· Texas A&M and Missouri will leave the Big Ten in 2012.

    · Texas Christian University and West Virginia will join in 2012.

    Conference USA (C-USA)

    · Houston, Memphis, SMU, and UCF will leave for the Big East in 2013.

    · Old Dominion, Florida International University, North Texas, Texas State, and University of Texas at San Antonio will join in 2013.

    · Charlotte will also join in 2013 as a football-only school with full membership by 2015.

    · Old Dominion will not play football in C-USA until 2013.

    Mid-American Conference

    · Temple will leave the conference in 2012.

    · UMass will become a football-only school in 2012.

    Mountain West Conference

    · Texas Christian University will leave the conference in 2012.

    · Fresno State and Nevada will join in 2012.

    · Hawaii will join as a football-only school in 2012.

    · Boise State and San Diego State will leave in 2013.

    · San Jose State and Utah State will join the conference. No dates have been set.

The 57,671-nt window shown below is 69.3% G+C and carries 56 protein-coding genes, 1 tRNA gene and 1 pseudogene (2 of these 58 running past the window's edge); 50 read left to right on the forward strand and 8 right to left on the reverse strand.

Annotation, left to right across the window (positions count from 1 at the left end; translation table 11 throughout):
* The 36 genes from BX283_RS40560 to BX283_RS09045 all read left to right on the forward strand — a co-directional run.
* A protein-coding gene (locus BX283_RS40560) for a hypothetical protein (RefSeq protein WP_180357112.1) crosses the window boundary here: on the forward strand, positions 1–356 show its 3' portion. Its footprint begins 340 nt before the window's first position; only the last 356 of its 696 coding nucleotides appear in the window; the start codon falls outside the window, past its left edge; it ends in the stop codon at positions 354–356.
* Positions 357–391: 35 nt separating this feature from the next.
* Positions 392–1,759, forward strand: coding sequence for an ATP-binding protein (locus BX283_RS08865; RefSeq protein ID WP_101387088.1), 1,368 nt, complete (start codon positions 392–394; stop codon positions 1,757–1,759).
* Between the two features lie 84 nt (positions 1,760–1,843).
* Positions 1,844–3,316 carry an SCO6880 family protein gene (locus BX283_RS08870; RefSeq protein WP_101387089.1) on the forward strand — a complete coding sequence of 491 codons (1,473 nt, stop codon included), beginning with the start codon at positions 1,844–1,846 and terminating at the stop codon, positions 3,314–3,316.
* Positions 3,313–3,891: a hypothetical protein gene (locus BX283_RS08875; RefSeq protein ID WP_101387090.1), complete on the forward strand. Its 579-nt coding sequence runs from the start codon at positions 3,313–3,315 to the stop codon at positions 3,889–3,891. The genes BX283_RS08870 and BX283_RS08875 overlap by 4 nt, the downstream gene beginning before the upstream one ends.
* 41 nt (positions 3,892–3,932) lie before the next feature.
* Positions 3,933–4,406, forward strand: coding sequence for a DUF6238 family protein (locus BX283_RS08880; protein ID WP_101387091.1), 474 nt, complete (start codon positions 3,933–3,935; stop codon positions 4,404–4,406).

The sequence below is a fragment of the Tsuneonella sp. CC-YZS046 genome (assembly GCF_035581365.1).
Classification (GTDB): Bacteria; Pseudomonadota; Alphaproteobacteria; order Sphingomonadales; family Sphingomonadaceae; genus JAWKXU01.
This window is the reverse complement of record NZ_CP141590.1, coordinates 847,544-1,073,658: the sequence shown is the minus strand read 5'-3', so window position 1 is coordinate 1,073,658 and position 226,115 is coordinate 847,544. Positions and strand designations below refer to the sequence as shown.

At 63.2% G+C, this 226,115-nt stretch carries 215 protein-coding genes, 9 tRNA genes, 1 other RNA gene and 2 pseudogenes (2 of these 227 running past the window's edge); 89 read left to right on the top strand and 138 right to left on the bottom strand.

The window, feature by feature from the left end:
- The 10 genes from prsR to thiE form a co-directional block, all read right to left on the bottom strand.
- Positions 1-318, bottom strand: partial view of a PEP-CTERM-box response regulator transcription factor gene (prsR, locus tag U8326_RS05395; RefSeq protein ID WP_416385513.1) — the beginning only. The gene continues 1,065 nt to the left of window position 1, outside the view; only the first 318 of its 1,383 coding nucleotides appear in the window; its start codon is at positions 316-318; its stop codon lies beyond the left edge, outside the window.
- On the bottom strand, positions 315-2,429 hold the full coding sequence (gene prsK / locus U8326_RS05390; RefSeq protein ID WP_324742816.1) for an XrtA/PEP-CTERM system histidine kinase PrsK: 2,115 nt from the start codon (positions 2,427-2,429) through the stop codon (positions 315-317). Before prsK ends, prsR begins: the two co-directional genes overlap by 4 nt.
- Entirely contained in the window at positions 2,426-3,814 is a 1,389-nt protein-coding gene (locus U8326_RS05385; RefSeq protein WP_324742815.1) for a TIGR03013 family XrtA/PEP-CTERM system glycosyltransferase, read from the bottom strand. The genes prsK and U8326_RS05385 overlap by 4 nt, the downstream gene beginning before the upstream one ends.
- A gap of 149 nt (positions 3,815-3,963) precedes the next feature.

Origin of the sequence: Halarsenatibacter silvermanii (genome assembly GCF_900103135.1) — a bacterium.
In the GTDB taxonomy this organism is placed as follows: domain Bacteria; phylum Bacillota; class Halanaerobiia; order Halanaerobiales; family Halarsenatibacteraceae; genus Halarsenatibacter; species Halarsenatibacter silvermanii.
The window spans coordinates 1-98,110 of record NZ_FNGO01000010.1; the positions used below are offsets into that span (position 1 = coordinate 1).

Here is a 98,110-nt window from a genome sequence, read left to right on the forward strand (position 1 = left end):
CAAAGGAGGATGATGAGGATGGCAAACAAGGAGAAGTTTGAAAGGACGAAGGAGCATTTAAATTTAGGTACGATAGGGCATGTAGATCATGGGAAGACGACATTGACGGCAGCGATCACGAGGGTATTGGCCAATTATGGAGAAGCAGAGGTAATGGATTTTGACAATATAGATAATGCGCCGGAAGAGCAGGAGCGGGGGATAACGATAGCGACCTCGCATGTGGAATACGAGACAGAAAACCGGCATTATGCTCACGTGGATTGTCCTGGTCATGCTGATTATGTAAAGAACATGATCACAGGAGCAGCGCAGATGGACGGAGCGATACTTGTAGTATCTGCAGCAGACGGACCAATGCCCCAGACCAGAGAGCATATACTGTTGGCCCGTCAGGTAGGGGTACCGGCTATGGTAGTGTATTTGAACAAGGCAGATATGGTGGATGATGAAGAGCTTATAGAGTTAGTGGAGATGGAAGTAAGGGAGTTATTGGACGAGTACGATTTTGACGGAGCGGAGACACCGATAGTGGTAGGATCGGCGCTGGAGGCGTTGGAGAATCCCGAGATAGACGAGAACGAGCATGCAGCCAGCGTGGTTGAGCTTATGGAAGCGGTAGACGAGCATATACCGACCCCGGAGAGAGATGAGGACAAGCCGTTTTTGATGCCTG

Pacific-12 (Pac-12)

    · No changes announced.

    Southeastern Conference (SEC)

    · Texas A&M and Missouri will join in 2012.

    Sun Belt Conference

    · North Texas will leave the conference in 2013.

    · South Alabama, already a conference member, will begin playing football in 2012 and will complete a full transition by 2013.

    · Georgia State will join in 2012 and will complete its full football transition by 2014.

    · Texas State will leave in 2012.

    Western Athletic Conference (WAC)

    · Texas State and the University of Texas at San Antonio will join the conference in 2012.

    As conferences realign and the notion of “super” conferences begins to take shape, fans must ask themselves whether or not there will be any equity whatsoever in collegiate sports. Will the biggest conferences continue to dominate? Can teams like Texas A&M and Missouri make their marks in the SEC? It all remains to be seen, but there’s no way it will be boring.

     

     

    About the Author

    Andy Johnson-- Living in the space where mountaineering and competitive sports intersect, Andy brings an understanding of endurance to our team.